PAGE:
Mikan vs. Orange: What’s the Difference?

Mikan (みかん/蜜柑) is a citrus fruit resembling an orange that peaks now in December when it’s most purchased and becomes a staple in households in Japan (which also applies to my home).

Mikan vs. Orange

Unshu Mikan/温州みかんUnshu Mikan (Arida Mikan from Wakayama)

Mikan or 蜜柑 means honey-like sweet citrus, and today in Japan, it usually refers to Unshu Mikan (温州みかん), whose botanical name is citrus unshiu, also known as Satsuma mandarin.

On the other hand, the Japanese orange is usually Ama-Daidai (甘橙), whose botanical name is citrus sinensis, known in English-speaking countries as sweet orange.

Place of Origin

Valencia OrangeValencia Orange

Their place of origin is India, but Mikan later spread around Asia and came to Japan from China, whereas orange arrived here via Europe.

While Unshu Mikan is Japan’s most common Mikan variety derived from Wenzhou, China, we Japanese are most familiar with valencia orange as Ama-Daidai, whose birthplace is the United States.

Features/Taste

Unshu Mikan Taste

While the season of valencia orange is summer, Unshu Mikan overlaps with Yuzu and is available in the market from around October to February and reaches its peak in December.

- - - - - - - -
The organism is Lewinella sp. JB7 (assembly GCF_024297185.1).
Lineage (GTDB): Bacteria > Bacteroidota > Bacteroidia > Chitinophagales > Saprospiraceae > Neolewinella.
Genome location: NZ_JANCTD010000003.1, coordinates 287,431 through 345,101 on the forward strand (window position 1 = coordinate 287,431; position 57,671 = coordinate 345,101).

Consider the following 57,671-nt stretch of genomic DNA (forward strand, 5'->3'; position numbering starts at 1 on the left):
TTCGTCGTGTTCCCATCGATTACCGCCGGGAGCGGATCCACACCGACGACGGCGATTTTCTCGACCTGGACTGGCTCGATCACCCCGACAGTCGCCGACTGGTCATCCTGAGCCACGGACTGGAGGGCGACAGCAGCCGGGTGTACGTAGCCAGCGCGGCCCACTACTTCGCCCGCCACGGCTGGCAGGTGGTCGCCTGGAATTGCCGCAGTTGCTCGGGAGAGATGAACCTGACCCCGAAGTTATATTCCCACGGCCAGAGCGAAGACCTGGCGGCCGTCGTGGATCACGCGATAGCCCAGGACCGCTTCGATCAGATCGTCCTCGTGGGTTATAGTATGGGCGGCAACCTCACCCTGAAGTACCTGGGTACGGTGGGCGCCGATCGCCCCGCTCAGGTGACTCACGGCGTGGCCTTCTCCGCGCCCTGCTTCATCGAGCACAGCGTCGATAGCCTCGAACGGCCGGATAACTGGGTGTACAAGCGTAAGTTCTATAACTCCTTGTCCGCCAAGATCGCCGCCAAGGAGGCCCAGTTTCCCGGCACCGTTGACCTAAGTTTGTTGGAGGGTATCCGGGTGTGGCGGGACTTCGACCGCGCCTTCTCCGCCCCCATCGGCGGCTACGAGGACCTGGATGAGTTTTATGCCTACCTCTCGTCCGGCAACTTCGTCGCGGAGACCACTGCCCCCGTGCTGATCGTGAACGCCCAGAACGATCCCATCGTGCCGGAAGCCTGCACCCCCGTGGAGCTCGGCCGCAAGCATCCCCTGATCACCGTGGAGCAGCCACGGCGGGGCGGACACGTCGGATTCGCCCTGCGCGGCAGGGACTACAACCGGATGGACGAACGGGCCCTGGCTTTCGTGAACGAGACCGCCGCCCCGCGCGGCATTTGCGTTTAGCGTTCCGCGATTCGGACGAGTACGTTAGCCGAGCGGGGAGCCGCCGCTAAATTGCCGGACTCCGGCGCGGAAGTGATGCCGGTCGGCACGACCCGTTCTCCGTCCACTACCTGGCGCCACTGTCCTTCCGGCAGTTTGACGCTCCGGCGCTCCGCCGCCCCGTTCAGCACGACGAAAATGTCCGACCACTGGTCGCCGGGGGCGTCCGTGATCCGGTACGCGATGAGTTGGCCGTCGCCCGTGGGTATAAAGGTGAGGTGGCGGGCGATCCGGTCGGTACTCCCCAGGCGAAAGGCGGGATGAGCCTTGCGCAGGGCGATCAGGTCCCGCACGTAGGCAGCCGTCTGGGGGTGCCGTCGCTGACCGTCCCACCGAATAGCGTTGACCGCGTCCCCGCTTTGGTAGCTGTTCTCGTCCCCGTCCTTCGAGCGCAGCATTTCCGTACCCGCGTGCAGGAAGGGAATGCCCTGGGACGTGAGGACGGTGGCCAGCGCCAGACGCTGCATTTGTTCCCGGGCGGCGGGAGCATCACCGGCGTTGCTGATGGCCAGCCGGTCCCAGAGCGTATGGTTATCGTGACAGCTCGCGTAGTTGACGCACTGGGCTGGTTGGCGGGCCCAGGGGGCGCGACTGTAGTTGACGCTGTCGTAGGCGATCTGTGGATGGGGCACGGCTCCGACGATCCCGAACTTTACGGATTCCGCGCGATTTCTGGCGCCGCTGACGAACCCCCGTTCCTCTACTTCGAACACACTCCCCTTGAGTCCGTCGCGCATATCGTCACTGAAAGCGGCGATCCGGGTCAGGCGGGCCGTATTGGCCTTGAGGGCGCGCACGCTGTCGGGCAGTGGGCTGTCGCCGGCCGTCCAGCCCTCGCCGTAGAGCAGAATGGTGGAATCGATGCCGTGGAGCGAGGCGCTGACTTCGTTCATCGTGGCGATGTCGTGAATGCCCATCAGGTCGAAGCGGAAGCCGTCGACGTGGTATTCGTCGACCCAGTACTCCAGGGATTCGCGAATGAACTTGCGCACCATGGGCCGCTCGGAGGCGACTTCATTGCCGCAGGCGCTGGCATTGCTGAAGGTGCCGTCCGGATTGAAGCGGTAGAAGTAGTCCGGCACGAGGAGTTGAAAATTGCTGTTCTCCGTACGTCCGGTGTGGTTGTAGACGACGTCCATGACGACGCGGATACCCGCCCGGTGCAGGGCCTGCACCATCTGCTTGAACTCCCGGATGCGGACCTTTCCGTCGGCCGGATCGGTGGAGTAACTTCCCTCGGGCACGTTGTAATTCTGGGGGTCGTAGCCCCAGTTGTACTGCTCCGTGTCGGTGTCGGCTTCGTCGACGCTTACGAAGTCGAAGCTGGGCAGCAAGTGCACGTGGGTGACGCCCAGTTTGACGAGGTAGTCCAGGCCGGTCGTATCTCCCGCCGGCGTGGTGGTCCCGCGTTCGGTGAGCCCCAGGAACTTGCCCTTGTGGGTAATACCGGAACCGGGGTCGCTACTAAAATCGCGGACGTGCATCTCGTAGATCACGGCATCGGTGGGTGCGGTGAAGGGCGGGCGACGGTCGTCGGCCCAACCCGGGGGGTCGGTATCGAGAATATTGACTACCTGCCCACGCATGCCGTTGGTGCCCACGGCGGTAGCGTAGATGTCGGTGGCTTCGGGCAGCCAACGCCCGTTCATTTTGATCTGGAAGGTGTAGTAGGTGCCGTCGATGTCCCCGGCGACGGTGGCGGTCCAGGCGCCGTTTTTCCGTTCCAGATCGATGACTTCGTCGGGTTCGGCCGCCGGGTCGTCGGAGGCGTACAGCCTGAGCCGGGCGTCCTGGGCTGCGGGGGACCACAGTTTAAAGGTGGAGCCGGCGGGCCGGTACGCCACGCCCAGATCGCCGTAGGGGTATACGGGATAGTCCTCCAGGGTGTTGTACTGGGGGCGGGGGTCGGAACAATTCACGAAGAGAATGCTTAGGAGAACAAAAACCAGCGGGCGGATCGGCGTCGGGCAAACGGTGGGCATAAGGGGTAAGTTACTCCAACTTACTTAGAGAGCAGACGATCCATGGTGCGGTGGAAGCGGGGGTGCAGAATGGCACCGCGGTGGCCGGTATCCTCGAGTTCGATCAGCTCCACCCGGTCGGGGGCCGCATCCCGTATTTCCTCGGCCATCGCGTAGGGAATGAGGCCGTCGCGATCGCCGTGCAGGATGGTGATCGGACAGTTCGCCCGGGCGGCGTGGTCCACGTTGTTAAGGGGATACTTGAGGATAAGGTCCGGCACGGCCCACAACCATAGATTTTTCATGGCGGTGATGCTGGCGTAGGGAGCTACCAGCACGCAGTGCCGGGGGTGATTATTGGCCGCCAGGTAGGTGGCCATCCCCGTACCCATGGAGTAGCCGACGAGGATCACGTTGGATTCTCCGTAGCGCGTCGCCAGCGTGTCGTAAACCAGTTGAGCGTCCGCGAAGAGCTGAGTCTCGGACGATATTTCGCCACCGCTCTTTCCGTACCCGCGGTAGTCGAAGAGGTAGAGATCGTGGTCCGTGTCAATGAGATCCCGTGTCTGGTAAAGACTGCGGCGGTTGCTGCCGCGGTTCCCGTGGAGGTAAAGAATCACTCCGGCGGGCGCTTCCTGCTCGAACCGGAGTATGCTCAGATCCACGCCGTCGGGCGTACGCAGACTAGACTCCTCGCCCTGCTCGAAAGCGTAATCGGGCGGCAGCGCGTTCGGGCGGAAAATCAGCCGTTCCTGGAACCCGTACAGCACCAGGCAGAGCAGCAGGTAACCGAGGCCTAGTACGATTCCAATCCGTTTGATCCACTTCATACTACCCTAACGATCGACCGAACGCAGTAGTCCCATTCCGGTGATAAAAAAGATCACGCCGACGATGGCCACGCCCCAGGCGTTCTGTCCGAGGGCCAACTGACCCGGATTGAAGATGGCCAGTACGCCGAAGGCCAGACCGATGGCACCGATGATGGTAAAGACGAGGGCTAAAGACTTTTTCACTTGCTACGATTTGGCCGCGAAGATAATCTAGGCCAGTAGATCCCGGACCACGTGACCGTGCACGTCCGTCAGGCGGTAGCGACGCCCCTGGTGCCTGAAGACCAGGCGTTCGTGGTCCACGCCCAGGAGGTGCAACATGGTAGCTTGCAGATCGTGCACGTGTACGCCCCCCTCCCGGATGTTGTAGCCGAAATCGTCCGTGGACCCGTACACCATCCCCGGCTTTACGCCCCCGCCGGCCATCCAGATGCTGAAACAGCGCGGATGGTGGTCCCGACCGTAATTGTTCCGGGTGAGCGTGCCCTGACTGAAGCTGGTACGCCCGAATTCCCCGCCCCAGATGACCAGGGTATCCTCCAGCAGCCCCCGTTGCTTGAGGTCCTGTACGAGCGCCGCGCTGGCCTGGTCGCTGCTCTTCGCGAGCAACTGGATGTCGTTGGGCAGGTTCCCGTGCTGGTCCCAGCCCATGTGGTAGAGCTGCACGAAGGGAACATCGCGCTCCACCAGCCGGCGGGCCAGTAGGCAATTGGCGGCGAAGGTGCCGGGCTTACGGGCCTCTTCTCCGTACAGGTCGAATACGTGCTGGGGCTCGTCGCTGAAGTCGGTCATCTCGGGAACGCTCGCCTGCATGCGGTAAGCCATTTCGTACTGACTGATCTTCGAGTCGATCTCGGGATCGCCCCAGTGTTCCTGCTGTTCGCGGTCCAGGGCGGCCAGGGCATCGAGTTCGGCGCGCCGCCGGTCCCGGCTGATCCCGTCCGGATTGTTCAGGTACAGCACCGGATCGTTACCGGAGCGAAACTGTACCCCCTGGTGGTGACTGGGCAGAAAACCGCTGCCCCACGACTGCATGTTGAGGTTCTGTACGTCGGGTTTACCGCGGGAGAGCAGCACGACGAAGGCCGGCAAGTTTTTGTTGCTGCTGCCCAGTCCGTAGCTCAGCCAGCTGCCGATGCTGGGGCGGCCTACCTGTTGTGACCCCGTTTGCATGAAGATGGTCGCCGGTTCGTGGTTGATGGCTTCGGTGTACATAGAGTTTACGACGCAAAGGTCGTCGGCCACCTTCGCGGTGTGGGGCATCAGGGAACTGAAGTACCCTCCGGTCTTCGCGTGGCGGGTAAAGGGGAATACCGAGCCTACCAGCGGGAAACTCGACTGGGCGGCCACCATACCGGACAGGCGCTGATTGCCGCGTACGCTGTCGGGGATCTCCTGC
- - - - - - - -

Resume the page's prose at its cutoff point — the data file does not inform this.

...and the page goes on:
The Mikan is small with a soft, thin peel, compared to the orange, and is weak in aroma or light in taste. But it is seedless with a well-balanced flavor and can be eaten more.

Brands

Unshu Arida Mikan

Japan’s top 3 producers of Unshu Mikan are Wakayama, Ehime, and Shizuoka Prefectures.

And their famous brands are Arida Mikan (有田みかん), Nishi-Uwa Mikan (西宇和みかん), and Mikkabi Mikan (三ヶ日みかん).

(Reference Pages: Wikipedia ウンシュウミカン, オレンジ, Ito-Noen みかん, バレンシア )

Tomo

Hi, I'm Tomo, a Japanese blogger living in Niigata Prefecture, Japan. For the purpose of enriching your life, I would like to introduce things about Japan on this blog, especially unique Japanese products, cooking recipes, cultures, and facts and trivia.

Leave a Reply

Your email address will not be published. Required fields are marked *

This site uses Akismet to reduce spam. Learn how your comment data is processed.

%d bloggers like this: